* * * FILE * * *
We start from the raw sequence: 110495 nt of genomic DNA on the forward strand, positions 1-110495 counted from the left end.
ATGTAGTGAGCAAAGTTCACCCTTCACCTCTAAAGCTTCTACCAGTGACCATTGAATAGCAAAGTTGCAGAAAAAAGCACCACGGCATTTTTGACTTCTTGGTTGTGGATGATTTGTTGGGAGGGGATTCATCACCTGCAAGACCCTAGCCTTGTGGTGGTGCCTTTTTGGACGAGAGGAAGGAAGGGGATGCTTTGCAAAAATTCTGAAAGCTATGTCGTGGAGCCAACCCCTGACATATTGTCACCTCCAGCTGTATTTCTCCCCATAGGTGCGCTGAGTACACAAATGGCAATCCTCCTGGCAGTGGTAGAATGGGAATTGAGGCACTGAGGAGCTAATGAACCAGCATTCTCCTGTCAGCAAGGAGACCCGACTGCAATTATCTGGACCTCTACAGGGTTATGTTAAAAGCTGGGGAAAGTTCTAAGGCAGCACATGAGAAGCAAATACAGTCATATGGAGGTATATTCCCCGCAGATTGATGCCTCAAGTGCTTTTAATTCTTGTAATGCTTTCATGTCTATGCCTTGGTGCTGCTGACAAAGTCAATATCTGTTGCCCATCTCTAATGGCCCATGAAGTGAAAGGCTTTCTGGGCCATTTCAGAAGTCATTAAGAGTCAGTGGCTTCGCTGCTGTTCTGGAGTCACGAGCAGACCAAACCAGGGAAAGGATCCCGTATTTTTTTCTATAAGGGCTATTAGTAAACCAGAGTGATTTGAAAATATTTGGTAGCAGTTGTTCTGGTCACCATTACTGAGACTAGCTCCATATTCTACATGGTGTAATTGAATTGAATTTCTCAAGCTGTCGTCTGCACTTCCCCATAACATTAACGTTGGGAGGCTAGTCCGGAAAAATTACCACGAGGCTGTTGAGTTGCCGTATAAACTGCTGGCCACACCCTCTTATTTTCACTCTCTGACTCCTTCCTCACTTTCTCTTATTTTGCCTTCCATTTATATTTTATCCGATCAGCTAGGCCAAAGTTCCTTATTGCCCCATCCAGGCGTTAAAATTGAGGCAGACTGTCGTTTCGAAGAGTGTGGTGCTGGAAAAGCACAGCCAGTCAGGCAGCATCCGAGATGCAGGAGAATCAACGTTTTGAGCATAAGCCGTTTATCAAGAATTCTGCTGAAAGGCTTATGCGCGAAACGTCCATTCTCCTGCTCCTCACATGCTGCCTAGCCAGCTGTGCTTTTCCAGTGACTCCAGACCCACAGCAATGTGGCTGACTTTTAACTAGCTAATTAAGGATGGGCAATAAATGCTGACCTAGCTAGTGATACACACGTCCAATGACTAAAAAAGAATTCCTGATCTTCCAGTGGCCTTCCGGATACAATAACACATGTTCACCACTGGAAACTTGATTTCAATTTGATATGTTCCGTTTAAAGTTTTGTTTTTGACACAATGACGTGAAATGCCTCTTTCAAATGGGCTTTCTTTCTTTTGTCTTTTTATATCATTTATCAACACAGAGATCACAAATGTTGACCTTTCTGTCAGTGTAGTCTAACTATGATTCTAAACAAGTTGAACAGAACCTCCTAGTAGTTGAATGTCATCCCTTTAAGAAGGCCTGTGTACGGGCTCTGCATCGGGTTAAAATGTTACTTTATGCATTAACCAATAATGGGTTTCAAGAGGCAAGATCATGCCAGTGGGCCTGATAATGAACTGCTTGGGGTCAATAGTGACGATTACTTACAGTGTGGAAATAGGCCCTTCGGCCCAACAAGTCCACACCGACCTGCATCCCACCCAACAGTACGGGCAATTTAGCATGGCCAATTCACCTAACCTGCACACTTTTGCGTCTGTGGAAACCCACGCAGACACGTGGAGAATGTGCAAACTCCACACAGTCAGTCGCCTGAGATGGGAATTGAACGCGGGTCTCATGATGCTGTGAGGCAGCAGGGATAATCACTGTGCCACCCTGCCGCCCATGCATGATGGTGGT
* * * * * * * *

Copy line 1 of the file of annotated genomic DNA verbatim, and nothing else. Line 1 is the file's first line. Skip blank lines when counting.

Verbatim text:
We start from the raw sequence: 110495 nt of genomic DNA on the forward strand, positions 1-110495 counted from the left end.